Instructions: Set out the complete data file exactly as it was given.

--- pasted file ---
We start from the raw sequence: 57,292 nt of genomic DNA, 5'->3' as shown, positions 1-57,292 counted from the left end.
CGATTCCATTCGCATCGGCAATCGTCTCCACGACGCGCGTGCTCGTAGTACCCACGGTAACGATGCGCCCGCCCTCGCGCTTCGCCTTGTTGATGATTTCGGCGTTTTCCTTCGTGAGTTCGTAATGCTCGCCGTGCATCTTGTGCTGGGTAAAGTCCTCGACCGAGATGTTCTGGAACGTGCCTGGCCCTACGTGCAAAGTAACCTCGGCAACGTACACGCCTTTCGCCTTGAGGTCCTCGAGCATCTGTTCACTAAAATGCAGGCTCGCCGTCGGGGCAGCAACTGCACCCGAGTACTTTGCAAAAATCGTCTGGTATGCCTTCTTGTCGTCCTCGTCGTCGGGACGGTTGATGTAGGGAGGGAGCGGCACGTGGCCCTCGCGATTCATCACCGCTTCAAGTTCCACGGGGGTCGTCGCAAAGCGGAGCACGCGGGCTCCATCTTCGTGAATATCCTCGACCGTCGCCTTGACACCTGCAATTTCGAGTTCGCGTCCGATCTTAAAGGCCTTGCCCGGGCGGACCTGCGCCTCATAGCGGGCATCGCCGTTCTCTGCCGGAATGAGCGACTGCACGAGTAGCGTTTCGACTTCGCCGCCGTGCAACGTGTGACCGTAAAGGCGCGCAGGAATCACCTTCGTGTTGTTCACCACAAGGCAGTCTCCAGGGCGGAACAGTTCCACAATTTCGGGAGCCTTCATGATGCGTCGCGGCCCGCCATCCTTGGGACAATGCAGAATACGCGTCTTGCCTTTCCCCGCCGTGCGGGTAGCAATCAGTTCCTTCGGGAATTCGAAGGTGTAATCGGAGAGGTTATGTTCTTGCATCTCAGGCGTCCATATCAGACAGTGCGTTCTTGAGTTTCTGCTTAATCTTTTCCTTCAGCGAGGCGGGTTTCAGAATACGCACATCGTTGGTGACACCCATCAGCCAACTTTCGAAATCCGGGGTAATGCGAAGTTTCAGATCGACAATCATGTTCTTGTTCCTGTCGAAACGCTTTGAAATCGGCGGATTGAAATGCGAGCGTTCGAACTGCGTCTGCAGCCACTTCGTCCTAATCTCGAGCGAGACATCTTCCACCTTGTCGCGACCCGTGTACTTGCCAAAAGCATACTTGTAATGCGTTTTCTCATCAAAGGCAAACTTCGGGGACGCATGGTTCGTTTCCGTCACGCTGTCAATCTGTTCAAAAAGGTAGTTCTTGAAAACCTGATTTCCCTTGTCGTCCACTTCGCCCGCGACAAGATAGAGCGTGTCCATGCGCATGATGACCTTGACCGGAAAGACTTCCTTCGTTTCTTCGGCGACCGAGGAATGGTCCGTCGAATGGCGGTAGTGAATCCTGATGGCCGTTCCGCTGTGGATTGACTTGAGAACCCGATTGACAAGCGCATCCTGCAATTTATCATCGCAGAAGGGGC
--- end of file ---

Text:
We start from the raw sequence: 57,292 nt of genomic DNA, 5'->3' as shown, positions 1-57,292 counted from the left end.
CGATTCCATTCGCATCGGCAATCGTCTCCACGACGCGCGTGCTCGTAGTACCCACGGTAACGATGCGCCCGCCCTCGCGCTTCGCCTTGTTGATGATTTCGGCGTTTTCCTTCGTGAGTTCGTAATGCTCGCCGTGCATCTTGTGCTGGGTAAAGTCCTCGACCGAGATGTTCTGGAACGTGCCTGGCCCTACGTGCAAAGTAACCTCGGCAACGTACACGCCTTTCGCCTTGAGGTCCTCGAGCATCTGTTCACTAAAATGCAGGCTCGCCGTCGGGGCAGCAACTGCACCCGAGTACTTTGCAAAAATCGTCTGGTATGCCTTCTTGTCGTCCTCGTCGTCGGGACGGTTGATGTAGGGAGGGAGCGGCACGTGGCCCTCGCGATTCATCACCGCTTCAAGTTCCACGGGGGTCGTCGCAAAGCGGAGCACGCGGGCTCCATCTTCGTGAATATCCTCGACCGTCGCCTTGACACCTGCAATTTCGAGTTCGCGTCCGATCTTAAAGGCCTTGCCCGGGCGGACCTGCGCCTCATAGCGGGCATCGCCGTTCTCTGCCGGAATGAGCGACTGCACGAGTAGCGTTTCGACTTCGCCGCCGTGCAACGTGTGACCGTAAAGGCGCGCAGGAATCACCTTCGTGTTGTTCACCACAAGGCAGTCTCCAGGGCGGAACAGTTCCACAATTTCGGGAGCCTTCATGATGCGTCGCGGCCCGCCATCCTTGGGACAATGCAGAATACGCGTCTTGCCTTTCCCCGCCGTGCGGGTAGCAATCAGTTCCTTCGGGAATTCGAAGGTGTAATCGGAGAGGTTATGTTCTTGCATCTCAGGCGTCCATATCAGACAGTGCGTTCTTGAGTTTCTGCTTAATCTTTTCCTTCAGCGAGGCGGGTTTCAGAATACGCACATCGTTGGTGACACCCATCAGCCAACTTTCGAAATCCGGGGTAATGCGAAGTTTCAGATCGACAATCATGTTCTTGTTCCTGTCGAAACGCTTTGAAATCGGCGGATTGAAATGCGAGCGTTCGAACTGCGTCTGCAGCCACTTCGTCCTAATCTCGAGCGAGACATCTTCCACCTTGTCGCGACCCGTGTACTTGCCAAAAGCATACTTGTAATGCGTTTTCTCATCAAAGGCAAACTTCGGGGACGCATGGTTCGTTTCCGTCACGCTGTCAATCTGTTCAAAAAGGTAGTTCTTGAAAACCTGATTTCCCTTGTCGTCCACTTCGCCCGCGACAAGATAGAGCGTGTCCATGCGCATGATGACCTTGACCGGAAAGACTTCCTTCGTTTCTTCGGCGACCGAGGAATGGTCCGTCGAATGGCGGTAGTGAATCCTGATGGCCGTTCCGCTGTGGATTGACTTGAGAACCCGATTGACAAGCGCATCCTGCAATTTATCATCGCAGAAGGGGC